The High Court is made up of the Court of Appeal and the Court of First Instance. It has both appellate and original jurisdiction, i.e. it can both hear appeals sent to it and try cases first taken to it.
The right of appeal is an important part of Hong Kong's legal system, for it allows a higher court to review the judgment of a lower court. The appeal system seeks to ensure that any failures or mistakes claimed to have been made in or in relation to a court hearing, or indeed during an investigation, can be corrected by way of appeal to a higher court.
* The Court of First Instance may reserve the appeal, or any point in the appeal for the consideration of the Court of Appeal, or may direct that the appeal, or a point in the appeal, is to be argued before the Court of Appeal.
The Court of Appeal hears appeals
on criminal and civil matters from the Court of First
Instance, the Competition Tribunal, the District Court,
the Lands Tribunal and various Tribunals and statutory
bodies by virtue of the Ordinance.
When an accused in a criminal case is convicted and not satisfied with a decision made by the Court of First Instance or the District Court, he or she may lodge an application for leave to appeal with the Court of Appeal within 28 days from the day of conviction/sentence. If he or she does not lodge an application within time, he or she may apply to the Court of Appeal for leave to appeal out of time.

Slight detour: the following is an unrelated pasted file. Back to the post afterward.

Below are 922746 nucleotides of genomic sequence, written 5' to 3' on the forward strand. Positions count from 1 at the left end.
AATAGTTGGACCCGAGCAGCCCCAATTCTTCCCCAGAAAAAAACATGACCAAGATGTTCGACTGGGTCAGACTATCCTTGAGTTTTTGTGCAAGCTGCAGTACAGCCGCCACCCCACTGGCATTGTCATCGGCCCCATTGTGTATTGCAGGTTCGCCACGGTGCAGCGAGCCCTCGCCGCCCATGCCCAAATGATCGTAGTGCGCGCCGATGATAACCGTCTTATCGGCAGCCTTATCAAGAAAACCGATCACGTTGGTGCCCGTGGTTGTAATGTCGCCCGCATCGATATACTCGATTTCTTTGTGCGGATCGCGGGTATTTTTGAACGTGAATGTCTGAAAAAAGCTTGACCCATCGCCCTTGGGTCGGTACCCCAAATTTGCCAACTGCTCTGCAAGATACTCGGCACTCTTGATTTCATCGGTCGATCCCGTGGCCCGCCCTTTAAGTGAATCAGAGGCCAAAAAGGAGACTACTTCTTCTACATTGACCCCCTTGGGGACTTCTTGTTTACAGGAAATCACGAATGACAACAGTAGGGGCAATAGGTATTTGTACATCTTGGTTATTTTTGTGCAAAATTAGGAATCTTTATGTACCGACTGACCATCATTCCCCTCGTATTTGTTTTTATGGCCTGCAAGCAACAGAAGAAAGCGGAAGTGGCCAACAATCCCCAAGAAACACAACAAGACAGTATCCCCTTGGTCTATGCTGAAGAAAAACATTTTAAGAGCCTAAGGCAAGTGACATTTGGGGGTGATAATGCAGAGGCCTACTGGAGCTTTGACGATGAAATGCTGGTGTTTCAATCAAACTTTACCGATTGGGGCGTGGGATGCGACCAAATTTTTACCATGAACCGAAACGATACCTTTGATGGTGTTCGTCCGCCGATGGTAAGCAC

An accused may appeal against his or her conviction, sentence, or against both conviction and sentence by filing a Notice of Appeal (Form XI) with the Clerk of Court within the time limit. This Notice sets out the grounds of appeal. Form XI is available from the Clerk of Court's Office in the High Court Building or the institution where sentence is being served. No filing fee is required.
The Clerk of Court will send an initial appeal bundle to all parties concerned when it is ready. Further papers will be prepared and sent to the parties concerned on request and upon approval by the directions judge or Registrar of Appeals.
An appeal judge may after hearing refuse leave to appeal or conduct "for mention" hearings to ensure the case is ready. When it is ready, a date will be fixed for hearing the appeal.
After the hearing, the Court of Appeal, comprising two or three Justices of Appeal, may dismiss or allow an appeal orally and / or reserve written judgment to be handed down or delivered on a date to be fixed.